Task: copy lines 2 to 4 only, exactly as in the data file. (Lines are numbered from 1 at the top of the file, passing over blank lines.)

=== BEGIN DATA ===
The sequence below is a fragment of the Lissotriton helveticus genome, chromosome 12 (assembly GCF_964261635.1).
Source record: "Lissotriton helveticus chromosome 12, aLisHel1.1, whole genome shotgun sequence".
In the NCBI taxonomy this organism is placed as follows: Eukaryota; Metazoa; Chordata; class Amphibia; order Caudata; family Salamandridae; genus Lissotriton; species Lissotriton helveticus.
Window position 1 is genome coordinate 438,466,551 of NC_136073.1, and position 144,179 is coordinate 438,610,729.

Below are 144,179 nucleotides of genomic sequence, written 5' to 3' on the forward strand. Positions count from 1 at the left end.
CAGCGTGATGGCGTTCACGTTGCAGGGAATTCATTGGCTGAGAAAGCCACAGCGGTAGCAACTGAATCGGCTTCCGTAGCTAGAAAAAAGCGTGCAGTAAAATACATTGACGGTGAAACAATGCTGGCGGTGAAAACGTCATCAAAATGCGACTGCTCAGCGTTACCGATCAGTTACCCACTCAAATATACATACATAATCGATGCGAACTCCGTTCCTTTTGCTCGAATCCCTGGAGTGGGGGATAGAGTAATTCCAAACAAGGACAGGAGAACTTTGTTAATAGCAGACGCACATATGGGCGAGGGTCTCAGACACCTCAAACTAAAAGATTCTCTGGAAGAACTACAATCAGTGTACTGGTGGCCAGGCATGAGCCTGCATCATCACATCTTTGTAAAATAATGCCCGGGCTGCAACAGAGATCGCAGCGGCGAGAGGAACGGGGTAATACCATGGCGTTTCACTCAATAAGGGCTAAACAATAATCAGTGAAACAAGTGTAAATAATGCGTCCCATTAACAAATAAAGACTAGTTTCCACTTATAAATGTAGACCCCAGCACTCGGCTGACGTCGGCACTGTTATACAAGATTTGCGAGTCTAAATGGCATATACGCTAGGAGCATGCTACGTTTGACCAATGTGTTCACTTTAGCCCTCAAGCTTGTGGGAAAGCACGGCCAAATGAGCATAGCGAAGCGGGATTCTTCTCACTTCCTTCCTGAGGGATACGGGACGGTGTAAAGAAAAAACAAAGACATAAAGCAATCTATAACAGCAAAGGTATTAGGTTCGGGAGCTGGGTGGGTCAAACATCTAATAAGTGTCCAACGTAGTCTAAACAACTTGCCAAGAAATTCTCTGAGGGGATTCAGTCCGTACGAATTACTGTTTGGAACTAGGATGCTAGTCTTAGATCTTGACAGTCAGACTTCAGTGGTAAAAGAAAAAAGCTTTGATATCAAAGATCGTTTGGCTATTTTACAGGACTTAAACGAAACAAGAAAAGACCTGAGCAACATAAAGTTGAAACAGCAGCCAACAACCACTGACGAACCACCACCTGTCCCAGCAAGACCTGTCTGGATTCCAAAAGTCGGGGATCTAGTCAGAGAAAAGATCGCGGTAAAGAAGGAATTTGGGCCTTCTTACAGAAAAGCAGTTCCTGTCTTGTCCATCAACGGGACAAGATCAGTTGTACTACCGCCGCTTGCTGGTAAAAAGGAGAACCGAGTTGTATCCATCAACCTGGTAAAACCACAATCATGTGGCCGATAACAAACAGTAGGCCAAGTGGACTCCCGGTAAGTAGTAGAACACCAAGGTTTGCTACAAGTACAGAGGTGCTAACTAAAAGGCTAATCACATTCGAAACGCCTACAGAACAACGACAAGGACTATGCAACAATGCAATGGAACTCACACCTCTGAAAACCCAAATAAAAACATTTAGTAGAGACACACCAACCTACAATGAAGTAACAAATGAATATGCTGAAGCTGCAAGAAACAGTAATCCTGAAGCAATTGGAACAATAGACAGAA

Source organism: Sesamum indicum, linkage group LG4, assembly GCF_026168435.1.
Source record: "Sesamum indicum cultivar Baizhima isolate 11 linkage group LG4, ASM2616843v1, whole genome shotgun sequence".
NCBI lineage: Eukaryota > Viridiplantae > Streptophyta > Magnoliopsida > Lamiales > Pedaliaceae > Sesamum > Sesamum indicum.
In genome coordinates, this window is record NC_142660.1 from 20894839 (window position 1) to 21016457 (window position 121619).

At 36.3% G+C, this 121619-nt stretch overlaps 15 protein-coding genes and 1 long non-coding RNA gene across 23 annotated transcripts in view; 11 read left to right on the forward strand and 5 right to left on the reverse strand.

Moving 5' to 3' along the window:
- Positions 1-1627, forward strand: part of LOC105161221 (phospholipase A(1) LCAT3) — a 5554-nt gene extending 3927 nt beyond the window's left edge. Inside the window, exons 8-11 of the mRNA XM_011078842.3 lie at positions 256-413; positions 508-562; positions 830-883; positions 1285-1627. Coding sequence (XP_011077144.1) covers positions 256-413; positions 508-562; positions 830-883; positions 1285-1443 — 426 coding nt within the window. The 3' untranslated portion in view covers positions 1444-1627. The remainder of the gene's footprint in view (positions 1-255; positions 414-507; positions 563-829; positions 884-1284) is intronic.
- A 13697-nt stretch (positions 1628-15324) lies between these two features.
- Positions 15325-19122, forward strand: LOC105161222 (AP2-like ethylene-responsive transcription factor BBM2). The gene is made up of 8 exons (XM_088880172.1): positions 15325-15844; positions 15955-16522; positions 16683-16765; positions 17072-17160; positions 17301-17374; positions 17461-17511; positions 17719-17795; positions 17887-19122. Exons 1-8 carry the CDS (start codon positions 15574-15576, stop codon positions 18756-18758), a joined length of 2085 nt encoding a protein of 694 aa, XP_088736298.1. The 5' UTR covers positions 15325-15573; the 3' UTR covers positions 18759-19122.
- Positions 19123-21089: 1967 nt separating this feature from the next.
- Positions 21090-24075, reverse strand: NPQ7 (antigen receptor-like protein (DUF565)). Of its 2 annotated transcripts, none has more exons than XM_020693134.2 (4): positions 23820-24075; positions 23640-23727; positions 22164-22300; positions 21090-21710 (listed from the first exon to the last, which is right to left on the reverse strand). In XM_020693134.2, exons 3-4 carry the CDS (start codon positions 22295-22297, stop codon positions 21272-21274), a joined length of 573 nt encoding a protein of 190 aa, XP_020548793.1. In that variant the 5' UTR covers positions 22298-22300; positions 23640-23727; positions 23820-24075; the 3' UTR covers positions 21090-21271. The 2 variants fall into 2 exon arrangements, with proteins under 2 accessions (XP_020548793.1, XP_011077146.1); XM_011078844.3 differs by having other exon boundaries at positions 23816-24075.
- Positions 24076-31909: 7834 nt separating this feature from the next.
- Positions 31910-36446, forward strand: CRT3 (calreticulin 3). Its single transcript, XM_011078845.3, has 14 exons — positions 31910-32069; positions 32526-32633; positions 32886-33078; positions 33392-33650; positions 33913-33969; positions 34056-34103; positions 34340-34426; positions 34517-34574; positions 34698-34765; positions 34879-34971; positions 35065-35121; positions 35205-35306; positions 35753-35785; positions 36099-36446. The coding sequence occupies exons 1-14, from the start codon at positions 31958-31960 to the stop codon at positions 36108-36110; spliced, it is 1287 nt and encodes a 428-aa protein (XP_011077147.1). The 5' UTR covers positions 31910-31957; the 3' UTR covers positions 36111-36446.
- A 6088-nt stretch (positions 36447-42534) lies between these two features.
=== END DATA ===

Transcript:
Source record: "Lissotriton helveticus chromosome 12, aLisHel1.1, whole genome shotgun sequence".
In the NCBI taxonomy this organism is placed as follows: Eukaryota; Metazoa; Chordata; class Amphibia; order Caudata; family Salamandridae; genus Lissotriton; species Lissotriton helveticus.
Window position 1 is genome coordinate 438,466,551 of NC_136073.1, and position 144,179 is coordinate 438,610,729.